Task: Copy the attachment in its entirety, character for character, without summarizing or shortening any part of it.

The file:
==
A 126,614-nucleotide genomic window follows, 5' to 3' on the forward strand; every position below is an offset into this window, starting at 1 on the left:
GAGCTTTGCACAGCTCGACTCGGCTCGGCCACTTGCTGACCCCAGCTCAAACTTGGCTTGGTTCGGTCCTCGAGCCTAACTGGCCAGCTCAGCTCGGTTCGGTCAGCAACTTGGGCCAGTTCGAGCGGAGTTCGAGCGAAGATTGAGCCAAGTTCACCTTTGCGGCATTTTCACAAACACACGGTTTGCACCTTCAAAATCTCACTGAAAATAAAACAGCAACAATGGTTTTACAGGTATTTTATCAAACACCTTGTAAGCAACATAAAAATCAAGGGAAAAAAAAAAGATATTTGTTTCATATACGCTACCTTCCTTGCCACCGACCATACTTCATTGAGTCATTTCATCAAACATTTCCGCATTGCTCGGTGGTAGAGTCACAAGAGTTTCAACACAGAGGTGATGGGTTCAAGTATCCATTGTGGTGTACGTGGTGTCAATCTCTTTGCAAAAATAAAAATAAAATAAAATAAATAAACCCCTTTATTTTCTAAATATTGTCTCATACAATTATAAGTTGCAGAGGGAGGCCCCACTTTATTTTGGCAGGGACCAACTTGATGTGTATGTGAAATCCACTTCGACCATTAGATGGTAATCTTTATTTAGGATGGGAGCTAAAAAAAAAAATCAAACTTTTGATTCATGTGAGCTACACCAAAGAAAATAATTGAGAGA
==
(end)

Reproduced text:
A 126,614-nucleotide genomic window follows, 5' to 3' on the forward strand; every position below is an offset into this window, starting at 1 on the left:
GAGCTTTGCACAGCTCGACTCGGCTCGGCCACTTGCTGACCCCAGCTCAAACTTGGCTTGGTTCGGTCCTCGAGCCTAACTGGCCAGCTCAGCTCGGTTCGGTCAGCAACTTGGGCCAGTTCGAGCGGAGTTCGAGCGAAGATTGAGCCAAGTTCACCTTTGCGGCATTTTCACAAACACACGGTTTGCACCTTCAAAATCTCACTGAAAATAAAACAGCAACAATGGTTTTACAGGTATTTTATCAAACACCTTGTAAGCAACATAAAAATCAAGGGAAAAAAAAAAGATATTTGTTTCATATACGCTACCTTCCTTGCCACCGACCATACTTCATTGAGTCATTTCATCAAACATTTCCGCATTGCTCGGTGGTAGAGTCACAAGAGTTTCAACACAGAGGTGATGGGTTCAAGTATCCATTGTGGTGTACGTGGTGTCAATCTCTTTGCAAAAATAAAAATAAAATAAAATAAATAAACCCCTTTATTTTCTAAATATTGTCTCATACAATTATAAGTTGCAGAGGGAGGCCCCACTTTATTTTGGCAGGGACCAACTTGATGTGTATGTGAAATCCACTTCGACCATTAGATGGTAATCTTTATTTAGGATGGGAGCTAAAAAAAAAAATCAAACTTTTGATTCATGTGAGCTACACCAAAGAAAATAATTGAGAGA